Are self-reported neighbourhood characteristics associated with onset of functional limitations in older adults with or without memory impairment?

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Neighbourhood resources may preserve functional independence in older adults, but little is known about whether benefits differ for individuals with normal and impaired memory. We evaluated the extent to which neighbourhood context was related to onset of instrumental and basic activities of daily living (I/ADL) limitations and whether relationships were modified by memory impairment.


Health and Retirement Study participants 50+ years of age without baseline I/ADL limitations (n=8726 for IADL and n=8345 for ADL models) were interviewed biennially for up to 8 years. Self-reported neighbourhood characteristics were scaled from 0 (worst) to 1 (best). Memory, assessed by direct and proxy cognitive assessments, was dichotomised at the 20th centile. We used pooled logistic regression models, adjusted for demographics and individual characteristics.


Low neighbourhood physical disorder (OR=0.51 (95% CI: 0.37 to 0.69)), high social cohesion (OR=0.46 (0.34 to 0.62)), and high safety (OR=0.59 (0.46 to 0.76)) were associated with reduced incidence of IADL limitations. These neighbourhood characteristics were also associated with lower incidence of ADL limitations (disorder OR=0.59 (0.43 to 0.81)); social cohesion OR=0.60 (0.45 to 0.81)); safety OR=0.74 (0.58 to 0.93)). High social ties were not related to ADLs (OR=1.01(0.80 to 1.28)) or IADLs (OR=0.93(0.74 to 1.17)). The benefits of these neighbourhood characteristics for ADLs were similar among those with and without memory impairment but primarily observed among those without memory impairment for IADLs.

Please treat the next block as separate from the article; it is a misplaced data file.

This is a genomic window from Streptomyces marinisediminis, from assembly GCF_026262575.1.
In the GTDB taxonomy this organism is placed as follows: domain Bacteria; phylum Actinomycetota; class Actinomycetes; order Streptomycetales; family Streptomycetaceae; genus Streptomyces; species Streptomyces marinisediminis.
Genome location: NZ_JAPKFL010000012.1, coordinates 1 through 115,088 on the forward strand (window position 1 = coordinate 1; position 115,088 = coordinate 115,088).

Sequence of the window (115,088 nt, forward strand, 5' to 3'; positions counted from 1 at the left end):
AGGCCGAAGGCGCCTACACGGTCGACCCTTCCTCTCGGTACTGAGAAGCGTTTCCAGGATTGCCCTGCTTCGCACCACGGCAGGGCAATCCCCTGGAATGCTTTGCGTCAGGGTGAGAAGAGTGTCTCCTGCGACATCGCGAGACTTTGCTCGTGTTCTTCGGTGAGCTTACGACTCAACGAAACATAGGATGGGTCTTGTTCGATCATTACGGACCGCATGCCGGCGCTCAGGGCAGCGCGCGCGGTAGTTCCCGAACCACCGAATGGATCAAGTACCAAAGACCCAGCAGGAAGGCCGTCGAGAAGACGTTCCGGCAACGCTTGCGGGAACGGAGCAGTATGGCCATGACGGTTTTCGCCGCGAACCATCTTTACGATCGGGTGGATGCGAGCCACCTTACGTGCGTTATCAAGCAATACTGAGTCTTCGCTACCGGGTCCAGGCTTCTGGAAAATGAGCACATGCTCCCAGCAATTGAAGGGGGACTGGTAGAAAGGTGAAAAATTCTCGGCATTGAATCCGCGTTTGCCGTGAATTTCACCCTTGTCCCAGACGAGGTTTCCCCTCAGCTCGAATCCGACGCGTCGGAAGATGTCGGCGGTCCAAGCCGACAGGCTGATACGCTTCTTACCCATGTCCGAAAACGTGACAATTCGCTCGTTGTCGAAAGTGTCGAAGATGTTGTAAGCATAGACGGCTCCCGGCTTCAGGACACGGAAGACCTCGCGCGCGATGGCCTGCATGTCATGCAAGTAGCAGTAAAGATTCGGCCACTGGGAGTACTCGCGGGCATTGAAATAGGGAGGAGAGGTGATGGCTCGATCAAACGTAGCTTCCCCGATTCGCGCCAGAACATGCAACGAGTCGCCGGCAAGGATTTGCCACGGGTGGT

Older adults living in neighbourhoods with low physical disorder, high social cohesion and high safety experience lower incidence of IADL and ADL limitations. Memory status modified the estimated effects of neighbourhood characteristics on IADL but not ADL limitations.

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